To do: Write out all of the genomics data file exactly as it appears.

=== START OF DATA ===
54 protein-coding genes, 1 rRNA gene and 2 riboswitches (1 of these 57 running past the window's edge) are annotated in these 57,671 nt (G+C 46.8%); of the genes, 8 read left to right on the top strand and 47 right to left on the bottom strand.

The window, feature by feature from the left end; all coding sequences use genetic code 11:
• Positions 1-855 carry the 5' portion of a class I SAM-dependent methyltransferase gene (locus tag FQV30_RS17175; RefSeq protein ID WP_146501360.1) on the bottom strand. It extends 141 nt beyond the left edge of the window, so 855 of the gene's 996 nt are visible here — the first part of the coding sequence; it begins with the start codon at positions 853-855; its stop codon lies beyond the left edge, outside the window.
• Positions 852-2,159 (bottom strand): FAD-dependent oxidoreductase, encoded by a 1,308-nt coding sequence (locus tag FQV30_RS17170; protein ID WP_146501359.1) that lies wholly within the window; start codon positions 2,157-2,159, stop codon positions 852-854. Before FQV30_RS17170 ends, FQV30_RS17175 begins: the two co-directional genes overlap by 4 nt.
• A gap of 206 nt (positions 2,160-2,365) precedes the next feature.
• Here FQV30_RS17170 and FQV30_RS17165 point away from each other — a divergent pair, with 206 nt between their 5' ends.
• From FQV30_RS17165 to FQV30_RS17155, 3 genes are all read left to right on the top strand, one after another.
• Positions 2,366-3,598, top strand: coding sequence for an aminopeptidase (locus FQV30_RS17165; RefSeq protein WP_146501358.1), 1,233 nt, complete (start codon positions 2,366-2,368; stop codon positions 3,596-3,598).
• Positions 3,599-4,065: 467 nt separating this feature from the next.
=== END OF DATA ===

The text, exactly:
54 protein-coding genes, 1 rRNA gene and 2 riboswitches (1 of these 57 running past the window's edge) are annotated in these 57,671 nt (G+C 46.8%); of the genes, 8 read left to right on the top strand and 47 right to left on the bottom strand.

The window, feature by feature from the left end; all coding sequences use genetic code 11:
• Positions 1-855 carry the 5' portion of a class I SAM-dependent methyltransferase gene (locus tag FQV30_RS17175; RefSeq protein ID WP_146501360.1) on the bottom strand. It extends 141 nt beyond the left edge of the window, so 855 of the gene's 996 nt are visible here — the first part of the coding sequence; it begins with the start codon at positions 853-855; its stop codon lies beyond the left edge, outside the window.
• Positions 852-2,159 (bottom strand): FAD-dependent oxidoreductase, encoded by a 1,308-nt coding sequence (locus tag FQV30_RS17170; protein ID WP_146501359.1) that lies wholly within the window; start codon positions 2,157-2,159, stop codon positions 852-854. Before FQV30_RS17170 ends, FQV30_RS17175 begins: the two co-directional genes overlap by 4 nt.
• A gap of 206 nt (positions 2,160-2,365) precedes the next feature.
• Here FQV30_RS17170 and FQV30_RS17165 point away from each other — a divergent pair, with 206 nt between their 5' ends.
• From FQV30_RS17165 to FQV30_RS17155, 3 genes are all read left to right on the top strand, one after another.
• Positions 2,366-3,598, top strand: coding sequence for an aminopeptidase (locus FQV30_RS17165; RefSeq protein WP_146501358.1), 1,233 nt, complete (start codon positions 2,366-2,368; stop codon positions 3,596-3,598).
• Positions 3,599-4,065: 467 nt separating this feature from the next.